Write a Love Letter

by Mary Evans

As a Certified Financial Planner™, I’m often asked what I actually do for my clients. Up until recently my answer was a bit long and cumbersome. Then one day after speaking with a few of my clients, it dawned on me that what I really do is help clients write love letters. Let me show you two very different examples of these love letters.

Dear Kids,

I know how heartbroken you are over the passing of your Dad, as am I. He was a wonderful man and we’ll always miss him. I also know how worried you are about me.
You don’t have to worry about me. Your Dad and I, although hoping this would never happen, have planned for this. I can keep the house as long as I would like and will have no problem paying my bills. What I need from you is your love, affection and the ability to spoil my grandkids.

All my love,

OR, the second paragraph, could sound like this:

I just don’t know what I’m going to do. Your dad and I never took the time to plan for this. I’m sure I’ll have to sell the house and I don’t think I have enough to pay all my bills. It’s with such great sadness, that I’m going to have to ask you for help.  I’m so sorry.  I never thought it would come to this.

All my love,

A good Certified Financial Planner™ helps people write the first letter, so they never have to write the second ending. Some good things a comprehensive plan should answer are:

  • Is there a comprehensive list of questions that focus on your long term and short term goals?
  • Does the plan involve a list of scenarios, including such things as an early death or disability? A Job layoff?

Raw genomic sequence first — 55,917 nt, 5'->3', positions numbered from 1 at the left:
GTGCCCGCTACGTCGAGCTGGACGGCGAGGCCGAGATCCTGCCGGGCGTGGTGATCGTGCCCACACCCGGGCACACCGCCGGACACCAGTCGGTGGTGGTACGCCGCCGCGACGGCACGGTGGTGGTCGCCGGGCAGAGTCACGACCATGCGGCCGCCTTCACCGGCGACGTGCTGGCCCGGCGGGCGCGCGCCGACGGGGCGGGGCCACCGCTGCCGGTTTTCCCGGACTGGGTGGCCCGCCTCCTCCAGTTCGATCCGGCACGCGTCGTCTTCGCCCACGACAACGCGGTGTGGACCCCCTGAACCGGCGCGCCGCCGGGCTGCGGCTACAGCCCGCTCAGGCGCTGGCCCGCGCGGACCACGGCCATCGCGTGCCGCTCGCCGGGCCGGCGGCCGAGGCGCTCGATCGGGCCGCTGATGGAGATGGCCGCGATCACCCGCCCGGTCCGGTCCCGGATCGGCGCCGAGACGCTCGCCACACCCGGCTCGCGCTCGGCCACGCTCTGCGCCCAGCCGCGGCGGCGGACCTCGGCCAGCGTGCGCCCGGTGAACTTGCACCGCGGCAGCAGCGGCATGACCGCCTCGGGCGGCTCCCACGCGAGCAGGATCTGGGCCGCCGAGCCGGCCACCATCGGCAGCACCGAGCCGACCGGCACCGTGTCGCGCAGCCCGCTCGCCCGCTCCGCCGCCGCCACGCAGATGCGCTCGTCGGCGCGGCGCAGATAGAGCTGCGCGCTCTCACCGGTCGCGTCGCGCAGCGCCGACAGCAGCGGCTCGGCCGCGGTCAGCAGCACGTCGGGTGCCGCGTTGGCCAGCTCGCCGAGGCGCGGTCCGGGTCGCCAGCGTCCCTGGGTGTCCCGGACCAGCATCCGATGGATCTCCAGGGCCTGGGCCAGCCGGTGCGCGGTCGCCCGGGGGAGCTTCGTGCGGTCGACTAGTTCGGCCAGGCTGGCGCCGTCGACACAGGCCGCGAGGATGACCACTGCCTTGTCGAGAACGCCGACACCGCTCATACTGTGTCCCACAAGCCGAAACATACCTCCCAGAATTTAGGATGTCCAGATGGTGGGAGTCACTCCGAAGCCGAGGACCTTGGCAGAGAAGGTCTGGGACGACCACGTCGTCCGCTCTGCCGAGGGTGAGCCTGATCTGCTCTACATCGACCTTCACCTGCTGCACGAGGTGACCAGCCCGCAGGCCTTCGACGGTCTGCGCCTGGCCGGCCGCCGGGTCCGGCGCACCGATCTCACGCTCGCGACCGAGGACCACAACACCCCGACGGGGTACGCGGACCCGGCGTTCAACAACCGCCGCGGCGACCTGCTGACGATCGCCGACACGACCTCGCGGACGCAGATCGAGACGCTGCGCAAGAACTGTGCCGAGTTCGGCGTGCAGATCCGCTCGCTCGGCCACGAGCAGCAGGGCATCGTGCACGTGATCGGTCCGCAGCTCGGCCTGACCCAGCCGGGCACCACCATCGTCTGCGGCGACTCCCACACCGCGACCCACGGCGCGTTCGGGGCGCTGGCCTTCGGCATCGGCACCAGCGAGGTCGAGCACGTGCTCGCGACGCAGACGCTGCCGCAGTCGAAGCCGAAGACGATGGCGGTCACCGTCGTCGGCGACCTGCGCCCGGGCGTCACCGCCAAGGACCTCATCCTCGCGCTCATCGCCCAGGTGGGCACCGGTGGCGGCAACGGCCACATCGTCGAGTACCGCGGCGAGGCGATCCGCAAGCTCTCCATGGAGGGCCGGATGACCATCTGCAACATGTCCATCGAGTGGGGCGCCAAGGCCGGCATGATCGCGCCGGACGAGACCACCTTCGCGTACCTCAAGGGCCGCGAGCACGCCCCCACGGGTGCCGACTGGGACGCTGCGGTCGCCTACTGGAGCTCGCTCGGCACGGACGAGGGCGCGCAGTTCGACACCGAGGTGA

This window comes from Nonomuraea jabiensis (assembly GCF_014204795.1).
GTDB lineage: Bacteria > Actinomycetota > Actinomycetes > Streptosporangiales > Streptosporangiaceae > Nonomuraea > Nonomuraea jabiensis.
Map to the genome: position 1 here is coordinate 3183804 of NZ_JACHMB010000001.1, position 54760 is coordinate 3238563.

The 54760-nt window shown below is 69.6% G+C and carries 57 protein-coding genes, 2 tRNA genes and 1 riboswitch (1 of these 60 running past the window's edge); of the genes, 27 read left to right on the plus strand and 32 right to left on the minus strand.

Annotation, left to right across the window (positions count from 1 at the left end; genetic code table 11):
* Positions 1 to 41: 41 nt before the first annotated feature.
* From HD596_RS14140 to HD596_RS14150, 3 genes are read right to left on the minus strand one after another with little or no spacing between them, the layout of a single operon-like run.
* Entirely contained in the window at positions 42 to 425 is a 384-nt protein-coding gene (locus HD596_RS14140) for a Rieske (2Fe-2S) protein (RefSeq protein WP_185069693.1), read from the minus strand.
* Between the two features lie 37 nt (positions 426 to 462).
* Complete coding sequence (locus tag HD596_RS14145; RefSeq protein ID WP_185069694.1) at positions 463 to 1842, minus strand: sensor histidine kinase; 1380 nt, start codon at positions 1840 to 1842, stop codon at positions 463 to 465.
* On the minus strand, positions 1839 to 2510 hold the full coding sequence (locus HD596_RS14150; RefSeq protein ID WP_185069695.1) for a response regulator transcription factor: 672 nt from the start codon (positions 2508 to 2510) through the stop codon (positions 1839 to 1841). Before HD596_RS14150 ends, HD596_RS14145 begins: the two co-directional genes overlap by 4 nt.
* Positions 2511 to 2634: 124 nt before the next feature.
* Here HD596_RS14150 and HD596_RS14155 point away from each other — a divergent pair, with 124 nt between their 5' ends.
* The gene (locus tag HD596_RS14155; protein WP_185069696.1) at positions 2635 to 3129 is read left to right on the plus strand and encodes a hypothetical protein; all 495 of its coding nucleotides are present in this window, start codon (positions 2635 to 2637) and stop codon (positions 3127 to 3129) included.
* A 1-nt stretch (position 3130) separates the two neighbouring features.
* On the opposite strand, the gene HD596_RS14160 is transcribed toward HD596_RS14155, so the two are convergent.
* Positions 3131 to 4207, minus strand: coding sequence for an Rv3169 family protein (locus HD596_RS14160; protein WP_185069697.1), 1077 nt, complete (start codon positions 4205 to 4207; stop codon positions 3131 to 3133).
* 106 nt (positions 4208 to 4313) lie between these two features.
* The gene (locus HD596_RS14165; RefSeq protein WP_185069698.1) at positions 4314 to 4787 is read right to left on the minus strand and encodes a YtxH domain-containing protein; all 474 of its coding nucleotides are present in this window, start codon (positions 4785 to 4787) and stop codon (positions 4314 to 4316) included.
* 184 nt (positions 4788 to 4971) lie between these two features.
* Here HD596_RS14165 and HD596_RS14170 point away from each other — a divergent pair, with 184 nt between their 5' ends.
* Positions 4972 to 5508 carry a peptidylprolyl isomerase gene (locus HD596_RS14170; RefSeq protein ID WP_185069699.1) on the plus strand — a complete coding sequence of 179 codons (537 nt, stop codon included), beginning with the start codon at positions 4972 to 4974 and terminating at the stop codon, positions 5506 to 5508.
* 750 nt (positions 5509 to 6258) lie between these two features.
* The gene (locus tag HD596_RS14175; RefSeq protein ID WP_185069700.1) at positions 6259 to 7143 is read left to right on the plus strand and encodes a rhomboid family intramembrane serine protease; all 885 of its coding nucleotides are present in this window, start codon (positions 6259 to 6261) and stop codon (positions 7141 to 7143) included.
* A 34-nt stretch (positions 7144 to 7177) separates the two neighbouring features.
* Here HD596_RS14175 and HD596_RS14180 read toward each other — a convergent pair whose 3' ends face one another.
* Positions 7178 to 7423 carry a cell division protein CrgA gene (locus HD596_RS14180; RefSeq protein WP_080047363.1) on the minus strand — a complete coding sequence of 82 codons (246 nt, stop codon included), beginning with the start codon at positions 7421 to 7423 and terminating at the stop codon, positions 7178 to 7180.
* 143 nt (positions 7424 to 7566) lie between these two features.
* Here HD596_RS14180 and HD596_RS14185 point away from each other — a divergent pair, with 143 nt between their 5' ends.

• Does the investment performance use a Monte Carlo simulation and not just an average return?
  • Does it include scenarios for potential road blocks, such as increased/decreased inflation, changes to social security, pensions and other retiree benefits?
  • Does it include the impact of rising medical expenses and long term care?
  • Does it lay out your cash flow year by year until you end retirement?
  • Is it being updated at least once a year and also when there are any major changes in your life?

This is just a small sampling of the questions your plan should be answering.

Although a good comprehensive plan will analyze if you’re holding the appropriate investment to meet your goals, it is not the beginning. The plan should be first and the investments second. Then your planner will make sure that your investments are designed to help reach your goals.

The burden for retirement has shifted from the employer, the union and the government to the employee. When pensions, social security and retiree health care handled most of a retiree’s expenses, financial planning wasn’t as important as it today. Putting all of the emphasis on the investments is like building a house without any architectural plans. So find yourself a good CFP who focuses on building a custom plan first.

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